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starship-design: JPL Research & Technology Report

This is a quote from a NASA report about the ICAN project:

"Pennsylvania State University Antiproton-Catalyzed Micro-Fission/Fusion 

This picture illustrates the antiproton-catalyzed micro-fission/fusion 
concept under development at Pennsylvania State University. In this 
approach to inertial confinement fusion (ICF) propulsion, a pellet 
containing uranium (U) fission fuel and deuterium-tritium (D-T) fusion fuel 
is compressed by lasers, ion beams, etc. At the time of peak compression, 
the target is bombarded with a small number (~100 million) of antiprotons 
to catalyze the U fission process. (For comparison, ordinary U fission 
produces around 2 neutrons per fission; by contrast, antiproton-induced U 
fission has been experimentally observed to produce about 16 neutrons per 
fission.) The fission energy release then triggers a high-efficiency fusion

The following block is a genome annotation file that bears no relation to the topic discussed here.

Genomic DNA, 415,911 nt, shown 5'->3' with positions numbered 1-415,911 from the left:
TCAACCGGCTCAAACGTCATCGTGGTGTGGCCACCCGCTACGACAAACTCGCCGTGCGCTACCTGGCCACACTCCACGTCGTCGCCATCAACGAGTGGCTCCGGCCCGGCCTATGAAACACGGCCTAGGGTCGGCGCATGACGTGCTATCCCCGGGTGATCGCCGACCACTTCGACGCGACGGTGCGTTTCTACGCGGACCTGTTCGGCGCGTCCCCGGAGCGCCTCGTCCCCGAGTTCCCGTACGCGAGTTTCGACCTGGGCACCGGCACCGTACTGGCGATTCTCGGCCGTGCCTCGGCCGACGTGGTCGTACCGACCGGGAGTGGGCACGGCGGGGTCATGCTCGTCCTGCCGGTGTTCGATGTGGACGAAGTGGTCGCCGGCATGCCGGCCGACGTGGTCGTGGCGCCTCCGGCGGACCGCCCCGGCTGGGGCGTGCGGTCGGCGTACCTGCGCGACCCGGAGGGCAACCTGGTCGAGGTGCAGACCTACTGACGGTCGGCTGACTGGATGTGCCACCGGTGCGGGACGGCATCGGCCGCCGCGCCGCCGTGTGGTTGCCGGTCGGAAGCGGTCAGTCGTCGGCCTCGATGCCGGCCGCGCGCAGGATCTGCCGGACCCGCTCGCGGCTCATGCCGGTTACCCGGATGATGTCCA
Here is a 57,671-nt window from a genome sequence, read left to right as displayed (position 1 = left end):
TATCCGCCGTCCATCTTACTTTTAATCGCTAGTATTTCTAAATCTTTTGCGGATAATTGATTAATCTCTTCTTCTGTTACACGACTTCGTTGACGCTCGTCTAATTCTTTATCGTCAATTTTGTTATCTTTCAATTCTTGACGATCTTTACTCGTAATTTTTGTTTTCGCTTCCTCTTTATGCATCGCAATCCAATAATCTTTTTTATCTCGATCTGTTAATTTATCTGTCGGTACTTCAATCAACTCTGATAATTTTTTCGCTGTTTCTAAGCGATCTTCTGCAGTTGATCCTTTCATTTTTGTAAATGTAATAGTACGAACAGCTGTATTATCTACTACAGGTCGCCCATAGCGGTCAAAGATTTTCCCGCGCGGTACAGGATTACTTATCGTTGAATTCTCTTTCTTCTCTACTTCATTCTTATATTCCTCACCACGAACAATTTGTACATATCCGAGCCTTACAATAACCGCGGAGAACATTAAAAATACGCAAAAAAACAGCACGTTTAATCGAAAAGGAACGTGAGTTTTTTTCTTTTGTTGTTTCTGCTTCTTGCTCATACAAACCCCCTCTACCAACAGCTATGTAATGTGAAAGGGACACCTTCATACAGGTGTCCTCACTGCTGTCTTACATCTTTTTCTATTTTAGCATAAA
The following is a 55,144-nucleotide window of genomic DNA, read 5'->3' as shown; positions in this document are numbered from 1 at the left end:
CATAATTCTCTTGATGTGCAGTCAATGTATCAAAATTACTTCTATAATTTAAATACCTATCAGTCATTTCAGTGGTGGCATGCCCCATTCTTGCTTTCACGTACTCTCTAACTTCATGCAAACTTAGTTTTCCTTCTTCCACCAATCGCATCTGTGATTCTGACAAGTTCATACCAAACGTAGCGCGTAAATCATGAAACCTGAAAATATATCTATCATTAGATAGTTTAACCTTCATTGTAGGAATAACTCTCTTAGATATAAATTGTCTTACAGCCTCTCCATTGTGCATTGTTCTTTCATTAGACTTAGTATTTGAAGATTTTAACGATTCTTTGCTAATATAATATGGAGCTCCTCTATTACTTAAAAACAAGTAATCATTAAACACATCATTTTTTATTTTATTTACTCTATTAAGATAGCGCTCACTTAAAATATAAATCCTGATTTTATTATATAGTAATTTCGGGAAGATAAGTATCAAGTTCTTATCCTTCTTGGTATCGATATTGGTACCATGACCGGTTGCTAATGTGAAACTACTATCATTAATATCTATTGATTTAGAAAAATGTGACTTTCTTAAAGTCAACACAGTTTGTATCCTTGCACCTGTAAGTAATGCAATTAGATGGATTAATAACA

burn to heat the propellant, resulting in an expanding plasma used to 
produce thrust. Interestingly, unlike "pure" antimatter propulsion concepts 
which use large amounts of antimatter (because all of the propulsive energy 
is supplied by matter-antimatter annihilation), this concept uses 
antimatter in amounts that we can produce today with existing technology 
and facilities. Also, because much of the fusion ignition energy comes from 
the initial fission reaction, it may be possible to employ simpler pellet 
compression "drivers" (e.g., lasers, etc.) and use aneutronic (non-neutron 
producing) fuels like D-He3."

The last sentence explains my optimism for this concept. There are other 
aneutronic reactions that liberate even more energy. If we can scale this 
up just a little more...

The full report can be found at: 


                                                          (o o)
Up the airy mountain,
Down the rushy glen,
We daren't go a-hunting
For fear of little men;

William Allingham, Ireland, 1850